NYSE Euronext is planning to use Deutsche Börse’s Eurex Clearing as its central counterparty (CCP) for European equities and some derivatives regardless of the outcome of the exchanges’ proposed merger, according to sources close to the situation.
Teams from Deutsche Börse and NYSE Euronext have held meetings with brokerage clients to discuss logistics for moving clearing for NYSE Euronext’s European cash equities and non-Liffe derivatives, including its Paris-based Matif futures business, to Eurex Clearing.
The move demonstrates the necessity for NYSE Euronext to overhaul its clearing capabilities to remain competitive should the merger fail, particularly in light of the London Stock Exchange Group’s bid to acquire Anglo-French CCP LCH.Clearnet Group, which currently clears a lot of the bourse’s continental trades.
Currently, equity clearing for NYSE Euronext’s domestic markets in France, Belgium, Netherlands and Portugal is handled by LCH.Clearnet SA, while clearing of continental European derivatives is handled by LCH.Clearnet Ltd. NYSE Liffe, the London based derivatives market NYSE Euronext bought in 2001, offers FTSE-based and Libor products and uses its NYSE Liffe Clearing subsidiary, with LCH.Clearnet providing some outsourced risk management services.
In May 2010, NYSE Euronext announced its intention to end its relationship with LCH.Clearnet by 2012 and use two purpose-built clearing houses in London and Paris. However, the prospective tie-up with Deutsche Börse saw NYSE Euronext extend its contract with the CCP until December 2013 for cash equities and June 2013 for non-Liffe derivatives.
NYSE Euronext did not comment on whether the plan to build its own clearing infrastructure is still in place, but the time it would take to establish new CCPs could see the exchange group fall further behind other trading venues, which have begun to offer more choice to their members.
Members are particularly concerned that a shift by NYSE Euronext to Eurex Clearing for cash equities could be a setback to creating a fully interoperable European cash market.
“If the deal does collapse, it seems likely that NYSE would re-evaluate its clearing operations, and the close ties it now has with Deutsche Börse could be one of the reasons behind the move to Eurex,” said one London-based broker. “But from a member perspective, it isn’t a positive move. Eurex has sat on the sidelines while other CCPs have pursued interoperability, so any increase in its market share is not in the best interests of the wider market.”
In addition to the London Stock Exchange’s LCH.Clearnet takeover approach, exchanges including SIX Swiss Exchange and Nasdaq OMX Nordic, and multilateral trading facilities BATS Chi-X Europe, Burgundy and Turquoise have all pushed ahead with interoperability initiatives.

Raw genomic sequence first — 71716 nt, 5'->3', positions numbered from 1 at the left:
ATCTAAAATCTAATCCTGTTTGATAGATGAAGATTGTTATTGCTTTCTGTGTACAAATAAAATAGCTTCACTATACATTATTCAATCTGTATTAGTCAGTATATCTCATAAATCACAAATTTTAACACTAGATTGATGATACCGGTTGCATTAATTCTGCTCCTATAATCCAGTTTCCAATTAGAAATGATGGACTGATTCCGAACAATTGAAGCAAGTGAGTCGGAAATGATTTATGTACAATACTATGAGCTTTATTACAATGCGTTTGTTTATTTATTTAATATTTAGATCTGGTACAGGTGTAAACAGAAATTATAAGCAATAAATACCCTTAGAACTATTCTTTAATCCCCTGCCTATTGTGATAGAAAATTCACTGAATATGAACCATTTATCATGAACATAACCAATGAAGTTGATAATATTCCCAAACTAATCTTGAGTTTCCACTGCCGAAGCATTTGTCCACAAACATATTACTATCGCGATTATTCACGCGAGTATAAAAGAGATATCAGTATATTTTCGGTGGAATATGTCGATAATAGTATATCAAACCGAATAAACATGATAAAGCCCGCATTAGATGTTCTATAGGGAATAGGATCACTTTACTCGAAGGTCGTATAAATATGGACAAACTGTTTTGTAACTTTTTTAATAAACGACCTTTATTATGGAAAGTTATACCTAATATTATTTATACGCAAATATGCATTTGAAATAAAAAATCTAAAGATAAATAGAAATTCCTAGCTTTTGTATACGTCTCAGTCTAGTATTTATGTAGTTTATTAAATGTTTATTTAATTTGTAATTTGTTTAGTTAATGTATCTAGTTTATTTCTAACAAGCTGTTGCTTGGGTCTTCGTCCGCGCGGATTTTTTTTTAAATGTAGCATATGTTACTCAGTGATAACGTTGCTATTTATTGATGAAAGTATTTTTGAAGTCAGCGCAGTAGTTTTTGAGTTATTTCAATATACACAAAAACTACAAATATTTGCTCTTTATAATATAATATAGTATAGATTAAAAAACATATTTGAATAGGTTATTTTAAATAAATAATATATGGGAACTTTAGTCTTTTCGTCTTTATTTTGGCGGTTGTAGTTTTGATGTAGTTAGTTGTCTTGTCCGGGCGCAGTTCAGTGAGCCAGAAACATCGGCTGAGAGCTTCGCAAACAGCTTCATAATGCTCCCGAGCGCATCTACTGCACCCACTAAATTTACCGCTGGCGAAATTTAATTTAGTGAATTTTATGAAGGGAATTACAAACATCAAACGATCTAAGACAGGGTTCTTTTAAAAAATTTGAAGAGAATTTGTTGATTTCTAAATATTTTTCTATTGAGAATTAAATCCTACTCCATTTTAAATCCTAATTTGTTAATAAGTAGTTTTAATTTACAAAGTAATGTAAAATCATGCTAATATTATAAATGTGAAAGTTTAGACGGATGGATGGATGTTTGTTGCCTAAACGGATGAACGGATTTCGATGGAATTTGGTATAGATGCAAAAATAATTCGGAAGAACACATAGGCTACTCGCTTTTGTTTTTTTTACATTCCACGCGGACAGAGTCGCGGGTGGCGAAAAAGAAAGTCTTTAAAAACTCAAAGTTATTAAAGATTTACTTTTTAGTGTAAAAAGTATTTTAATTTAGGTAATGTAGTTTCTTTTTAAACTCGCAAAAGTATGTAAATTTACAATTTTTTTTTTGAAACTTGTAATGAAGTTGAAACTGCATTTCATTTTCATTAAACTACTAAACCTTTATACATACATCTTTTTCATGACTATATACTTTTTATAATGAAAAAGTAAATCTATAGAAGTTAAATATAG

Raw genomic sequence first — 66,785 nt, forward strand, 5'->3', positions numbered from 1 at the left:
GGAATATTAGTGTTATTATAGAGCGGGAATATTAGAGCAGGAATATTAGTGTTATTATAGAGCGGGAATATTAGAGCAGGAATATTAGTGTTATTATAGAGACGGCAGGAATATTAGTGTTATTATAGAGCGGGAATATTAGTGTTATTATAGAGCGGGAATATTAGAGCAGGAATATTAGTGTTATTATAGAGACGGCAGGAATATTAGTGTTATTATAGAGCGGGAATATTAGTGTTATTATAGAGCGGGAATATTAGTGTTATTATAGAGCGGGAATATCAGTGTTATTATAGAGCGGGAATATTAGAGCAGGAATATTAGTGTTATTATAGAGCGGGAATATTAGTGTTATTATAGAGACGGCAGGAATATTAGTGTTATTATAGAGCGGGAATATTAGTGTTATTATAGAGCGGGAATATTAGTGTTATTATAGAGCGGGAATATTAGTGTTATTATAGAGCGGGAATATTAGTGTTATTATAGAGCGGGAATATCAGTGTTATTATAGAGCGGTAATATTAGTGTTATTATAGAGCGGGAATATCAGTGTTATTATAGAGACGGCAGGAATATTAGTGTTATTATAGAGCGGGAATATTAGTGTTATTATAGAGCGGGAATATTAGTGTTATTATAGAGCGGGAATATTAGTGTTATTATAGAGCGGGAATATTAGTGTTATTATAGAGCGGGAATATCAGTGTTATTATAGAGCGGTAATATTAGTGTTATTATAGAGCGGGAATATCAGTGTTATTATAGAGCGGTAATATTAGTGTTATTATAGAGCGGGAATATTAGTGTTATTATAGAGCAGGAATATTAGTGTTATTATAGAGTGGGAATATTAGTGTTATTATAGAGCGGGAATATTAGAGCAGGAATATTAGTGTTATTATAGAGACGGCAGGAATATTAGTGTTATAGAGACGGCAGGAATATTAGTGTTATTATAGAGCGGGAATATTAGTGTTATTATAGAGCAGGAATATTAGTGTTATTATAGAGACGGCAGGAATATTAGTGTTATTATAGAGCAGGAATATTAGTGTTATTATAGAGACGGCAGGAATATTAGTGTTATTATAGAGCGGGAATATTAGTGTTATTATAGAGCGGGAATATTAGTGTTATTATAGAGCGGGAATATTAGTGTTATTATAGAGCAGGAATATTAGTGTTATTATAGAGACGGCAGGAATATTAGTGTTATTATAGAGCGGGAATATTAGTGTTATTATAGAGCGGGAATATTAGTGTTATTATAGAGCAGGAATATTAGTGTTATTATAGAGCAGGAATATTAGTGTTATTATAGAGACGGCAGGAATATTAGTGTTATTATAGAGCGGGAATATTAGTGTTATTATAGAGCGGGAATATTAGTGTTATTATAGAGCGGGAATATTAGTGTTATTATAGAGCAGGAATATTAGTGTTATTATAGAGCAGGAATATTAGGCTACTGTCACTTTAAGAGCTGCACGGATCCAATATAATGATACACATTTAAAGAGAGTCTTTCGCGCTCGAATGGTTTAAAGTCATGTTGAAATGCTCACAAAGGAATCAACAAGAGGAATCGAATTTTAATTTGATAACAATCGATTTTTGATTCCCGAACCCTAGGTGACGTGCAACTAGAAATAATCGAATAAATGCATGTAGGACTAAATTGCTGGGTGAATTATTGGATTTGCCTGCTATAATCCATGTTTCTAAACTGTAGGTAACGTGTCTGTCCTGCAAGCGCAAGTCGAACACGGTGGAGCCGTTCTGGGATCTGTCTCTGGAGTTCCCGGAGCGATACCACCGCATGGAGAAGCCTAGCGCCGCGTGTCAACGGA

Pan-European CCPs have continually stated their desire to include the likes of Deutsche Börse in interoperability offerings, but have so far been rebuffed. The German exchange’s refusal to participate in interoperability may be short-lived, as the regulation accompanying MiFID includes a proposal that forces all European exchanges and CCPs to offer fair access to each other.
“We are ready willing and able to clear your markets and increase competitiveness of European markets,” said Hugh Brown, director of UK markets at pan-European CCP EMCF. “As long as market participants continue to pay around €0.05 for clearing blue-chips on NYSE Euronext and €0.03 plus 0.1 basis point to clear German equities on Xetra – compared to an average as low as €0.005 at pan-European CCPs such as ourselves – these exchanges will always be at a competitive disadvantage.”
NYSE Euronext and Deutsche Börse are awaiting formal notification from the European Commission’s competition division on whether their merger can proceed. According to widespread news reports, a draft decision recommending the rejection of the deal is currently circulating Brussels, with the official deadline set for 9 February.
Executives from both exchanges have written a joint letter to European Commission president José Manuel Barroso, stating that prohibiting the deal would “represent a serious missed opportunity at a critical juncture for Europe”. The letter emphasised the global nature of the derivatives market and the potential for US derivatives exchange CME Group to increase its standing in Europe if the merger is rejected.
“[Prohibition of the merger would deny] Europe the unique opportunity to play a leading role in the reform of international financial markets and the provision of systemic stability,” read the letter.